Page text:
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Axis X or Bandit X ?? - Page 2

post #31 of 35
This lightweight stuff SUCKS!! I'll have another beer now and maybe gain some useful flab. It'll be flab, because I don't think these chromosomes will let me make any more muscle. I'm going outside now to have some target practice with my sling. I'll need some behemoths for targets - volunteers?
post #32 of 35
brother oboe,

this is degenerating into another one of those "poseur ski" bashes, sort of.

skis do not "fold up." anyone who says they do is either lying or using a TERRIBLY poor metaphor.

Axis X is plenty burly. Just ask Ed (Powdigger).
post #33 of 35
Hi Gonzo -

I totally agree that the phrase "folds up" vastly exaggerates the phenomena that VailSP is describing. The phrase stinks. "Folds up" suggests a really sharp fold like on an envelope, whereas I would prefer a description similar to what I said in an earlier post in this thread:

>"...he obviously doesn't mean "folding" literally, he just
>means that most of the flex is occurring in the middle of the ski
>not at the ends or distributed over the length of the ski."

I have heard other people use the phrase "fold up", and knew exactly what VailSP meant when he said it, but, like you, would prefer a more accurate term.

If you want to see a photo of a ski that is doing this, and if you happen to have access to a copy of "The Skier's Edge" by LeMaster, take a look at Fig. 3.8 (p.24) and compare the shape of the downhill ski in that photo with Fig. 2.2 on p.7 (lowest image in the montage). In the former photo, both the forebody and aft section of the ski are almost perfectly straight (ie, without flex), but clearly meet in a wide-mouthed "V" under the skier's boot. OTOH, in the latter photo, most of the flex occurs near the tip and tail with hardly any deviation from a straight line underfoot.

You tend not to find many skis that "fold" (ie, are much softer underfoot than at other points along the length of the ski), because the vee-shape that results when such a ski is loaded doesn't conform to a smooth carved arc, leads to abrupt transitions in performance between weight-forward and weight-back situations, has an unusual ammt of drag, and generally feels odd.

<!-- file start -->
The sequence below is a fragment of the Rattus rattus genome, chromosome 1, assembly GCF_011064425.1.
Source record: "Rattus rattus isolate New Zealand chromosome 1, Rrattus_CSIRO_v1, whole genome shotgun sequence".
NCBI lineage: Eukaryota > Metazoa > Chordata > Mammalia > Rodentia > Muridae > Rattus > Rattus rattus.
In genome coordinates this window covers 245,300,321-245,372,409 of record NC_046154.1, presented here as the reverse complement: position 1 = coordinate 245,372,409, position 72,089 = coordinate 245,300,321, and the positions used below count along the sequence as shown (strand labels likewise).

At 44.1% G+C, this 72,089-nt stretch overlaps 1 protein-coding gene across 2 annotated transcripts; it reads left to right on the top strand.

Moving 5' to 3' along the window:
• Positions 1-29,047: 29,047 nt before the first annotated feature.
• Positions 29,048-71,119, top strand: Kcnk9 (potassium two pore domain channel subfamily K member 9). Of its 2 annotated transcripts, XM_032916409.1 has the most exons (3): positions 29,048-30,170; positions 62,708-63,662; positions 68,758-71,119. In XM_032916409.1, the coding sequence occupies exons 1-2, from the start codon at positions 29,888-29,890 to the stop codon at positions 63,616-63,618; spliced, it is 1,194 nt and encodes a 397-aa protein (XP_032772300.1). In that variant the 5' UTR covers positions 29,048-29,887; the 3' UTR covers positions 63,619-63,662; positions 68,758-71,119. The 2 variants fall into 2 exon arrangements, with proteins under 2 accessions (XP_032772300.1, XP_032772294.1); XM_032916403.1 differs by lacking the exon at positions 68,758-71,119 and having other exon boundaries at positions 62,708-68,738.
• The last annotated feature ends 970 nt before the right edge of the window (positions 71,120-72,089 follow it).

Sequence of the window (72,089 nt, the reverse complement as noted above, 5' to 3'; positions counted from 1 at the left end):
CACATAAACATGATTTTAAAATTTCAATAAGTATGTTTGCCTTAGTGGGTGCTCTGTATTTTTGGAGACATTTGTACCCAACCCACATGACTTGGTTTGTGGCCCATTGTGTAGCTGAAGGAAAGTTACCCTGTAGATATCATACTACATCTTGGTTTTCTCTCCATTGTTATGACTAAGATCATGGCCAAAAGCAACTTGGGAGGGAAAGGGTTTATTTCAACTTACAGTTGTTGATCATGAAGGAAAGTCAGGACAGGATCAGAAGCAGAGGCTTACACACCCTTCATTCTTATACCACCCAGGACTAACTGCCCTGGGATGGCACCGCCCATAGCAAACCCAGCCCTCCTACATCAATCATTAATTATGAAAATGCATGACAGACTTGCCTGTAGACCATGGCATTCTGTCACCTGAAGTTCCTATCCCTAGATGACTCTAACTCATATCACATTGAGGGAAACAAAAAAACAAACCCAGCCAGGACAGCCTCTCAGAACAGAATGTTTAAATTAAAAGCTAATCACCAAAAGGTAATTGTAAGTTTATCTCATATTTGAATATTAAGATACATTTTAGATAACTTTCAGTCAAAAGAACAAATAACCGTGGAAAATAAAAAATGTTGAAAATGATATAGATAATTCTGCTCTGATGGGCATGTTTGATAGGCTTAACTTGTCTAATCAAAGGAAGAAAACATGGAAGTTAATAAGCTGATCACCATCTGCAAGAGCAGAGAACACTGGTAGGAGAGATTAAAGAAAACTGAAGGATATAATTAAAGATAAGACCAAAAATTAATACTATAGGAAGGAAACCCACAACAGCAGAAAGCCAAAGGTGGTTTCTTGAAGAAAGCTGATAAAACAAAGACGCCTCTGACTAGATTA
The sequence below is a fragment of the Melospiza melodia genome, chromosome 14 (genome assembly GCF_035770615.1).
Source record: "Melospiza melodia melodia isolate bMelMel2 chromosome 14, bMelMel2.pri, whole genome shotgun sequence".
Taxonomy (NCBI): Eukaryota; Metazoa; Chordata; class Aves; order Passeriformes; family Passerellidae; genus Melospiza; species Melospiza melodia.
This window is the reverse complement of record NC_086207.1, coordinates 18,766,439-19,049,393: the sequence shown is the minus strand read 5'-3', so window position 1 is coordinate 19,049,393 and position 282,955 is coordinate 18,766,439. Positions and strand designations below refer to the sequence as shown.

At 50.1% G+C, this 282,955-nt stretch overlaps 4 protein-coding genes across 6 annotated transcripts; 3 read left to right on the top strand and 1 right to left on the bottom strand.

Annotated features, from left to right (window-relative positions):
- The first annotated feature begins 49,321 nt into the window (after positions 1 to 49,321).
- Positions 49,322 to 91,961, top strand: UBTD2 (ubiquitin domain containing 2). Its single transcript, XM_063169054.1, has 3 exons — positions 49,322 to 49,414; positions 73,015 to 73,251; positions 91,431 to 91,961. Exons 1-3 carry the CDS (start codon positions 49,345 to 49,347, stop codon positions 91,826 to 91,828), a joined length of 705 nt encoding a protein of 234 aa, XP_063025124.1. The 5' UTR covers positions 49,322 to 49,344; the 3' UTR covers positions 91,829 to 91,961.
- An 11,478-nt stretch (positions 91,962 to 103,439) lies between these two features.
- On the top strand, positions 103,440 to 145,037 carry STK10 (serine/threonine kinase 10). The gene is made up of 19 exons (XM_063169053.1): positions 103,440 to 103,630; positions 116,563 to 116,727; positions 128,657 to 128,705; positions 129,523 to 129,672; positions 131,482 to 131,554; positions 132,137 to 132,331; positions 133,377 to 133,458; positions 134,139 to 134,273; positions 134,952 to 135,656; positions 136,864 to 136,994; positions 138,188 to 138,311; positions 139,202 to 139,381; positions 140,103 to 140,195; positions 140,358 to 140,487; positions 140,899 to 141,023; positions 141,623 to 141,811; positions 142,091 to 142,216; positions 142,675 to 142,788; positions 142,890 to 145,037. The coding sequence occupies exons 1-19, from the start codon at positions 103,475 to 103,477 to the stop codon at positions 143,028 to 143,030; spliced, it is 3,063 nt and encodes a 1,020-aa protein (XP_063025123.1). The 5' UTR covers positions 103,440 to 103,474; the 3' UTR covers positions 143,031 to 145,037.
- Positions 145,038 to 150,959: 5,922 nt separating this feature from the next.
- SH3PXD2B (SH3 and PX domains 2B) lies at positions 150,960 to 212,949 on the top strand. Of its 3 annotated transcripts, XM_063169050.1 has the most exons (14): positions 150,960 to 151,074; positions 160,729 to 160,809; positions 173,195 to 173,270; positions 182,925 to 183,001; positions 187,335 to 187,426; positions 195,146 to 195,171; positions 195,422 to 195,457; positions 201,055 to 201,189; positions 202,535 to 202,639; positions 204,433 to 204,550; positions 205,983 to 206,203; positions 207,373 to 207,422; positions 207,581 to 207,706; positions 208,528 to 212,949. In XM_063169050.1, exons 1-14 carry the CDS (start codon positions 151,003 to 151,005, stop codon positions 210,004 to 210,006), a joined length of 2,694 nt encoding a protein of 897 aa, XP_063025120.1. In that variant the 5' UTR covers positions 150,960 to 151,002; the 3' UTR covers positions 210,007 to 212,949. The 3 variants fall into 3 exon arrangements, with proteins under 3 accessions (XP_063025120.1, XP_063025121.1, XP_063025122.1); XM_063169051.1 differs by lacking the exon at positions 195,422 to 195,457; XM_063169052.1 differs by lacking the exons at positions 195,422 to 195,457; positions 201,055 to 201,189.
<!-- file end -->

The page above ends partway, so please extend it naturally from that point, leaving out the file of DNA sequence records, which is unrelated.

I should also point out that the greater the overall stiffness, the more difficult it is to feel (or even measure) differences in flex patterns (at a fixed value of overall stiffness).

An example of a ski that is fairly stiff overall, but has an unusually large fraction of its overall flex concentrated underfoot is the first generation (silver and black) Stockli Stormrider. This is quite apparent if you put this ski in a testing apparatus, support the tip and tail, load the middle, and measure the deflection at various points along the length of the ski with a machinist's dial indicator and plot the results. This is extremely easy to do in a machine shop using a Bridgeport or other milling machine (holding the dial indicator in the spindle/collet of the mill), but can even be done on one's floor if one is sufficiently careful to minimize or correct for systematic errors like bumps in the floor, small deflections of the end supports, etc..

BTW, for completeness, I should reiterate that I have never skied or measured the Axis-X or X-pro, and have only skied (but not measured) the Axis (= 7/8) (as I mentioned above).

Solamente mi dos pesos,

Tom / PM

[ May 29, 2002, 09:35 AM: Message edited by: PhysicsMan ]
post #34 of 35

My apologies for using such a proprioceptive term as "folding". That is how my mind "feels" (perceives) the action of the ski.

My meaning/ implication of the term "fold(ing)" is simply that there is a flex point (break) in the AXIS X (approximately 6-8" ahead of the boot toe, right near the back end of the upper core) which at certain pressures(loading/weight) can cause accentuated flexing at this non-productive place in the ski.

When that flex point results in excessive bending(de-cambering) in such a short section of the ski, especially so close to the center of it's weight distribution, it creates a friction point. This results in a deceleration of the ski, usually causing the CM to move further forward than is beneficial.

So- unless you anticipate this effect, and purposefully position your CM back far enough to counteract this situation, this condition will exist.

Lighter or less aggressive skiers will probably never feel this effect, as it does require a heavier/ more aggressive skier to create the loading necessary for it to occur.

I have been aware of this effect since I tested the prototypes of the MOD series back in the summer of '98.

The AXIS X- "burly"? Not exactly the term I would use to describe it! But a great ski for those under 185 #.

post #35 of 35

thanks for the clarification. Since I weigh only 155-160 lbs, maybe I'm too light to sense the "folding," but I can assure you that I'm not insufficiently aggressive. I do try to ski "light on my feet" but sometimes punch the skis harder than they want.

Maybe I'm misunderstanding what you and PM have described, but it sure sounds like you are trying to ski the Axis X with old-school hard forward pressure. IMHO the Axis X wants a skier who stands right on the sweet spot, and with a bit more weight toward the heel(foot)/tail(ski) than other skis might expect.

I've also talked to a friend who's a PSIA III instructor and does early prod demo for K2 and Salomon. He is beefier than I am (approx 225 lbs or so) and he agrees with me that the "too soft" label is a result of people NOT LISTENING TO THE SKI... in other words, people who want the ski to conform to their technique, rather than vice-versa.

However, if in calling the Axis X soft one means that it doesn't have the same type of super-snappy, powerful-pop feel of a Volkl SL racing ski, I would have to agree!
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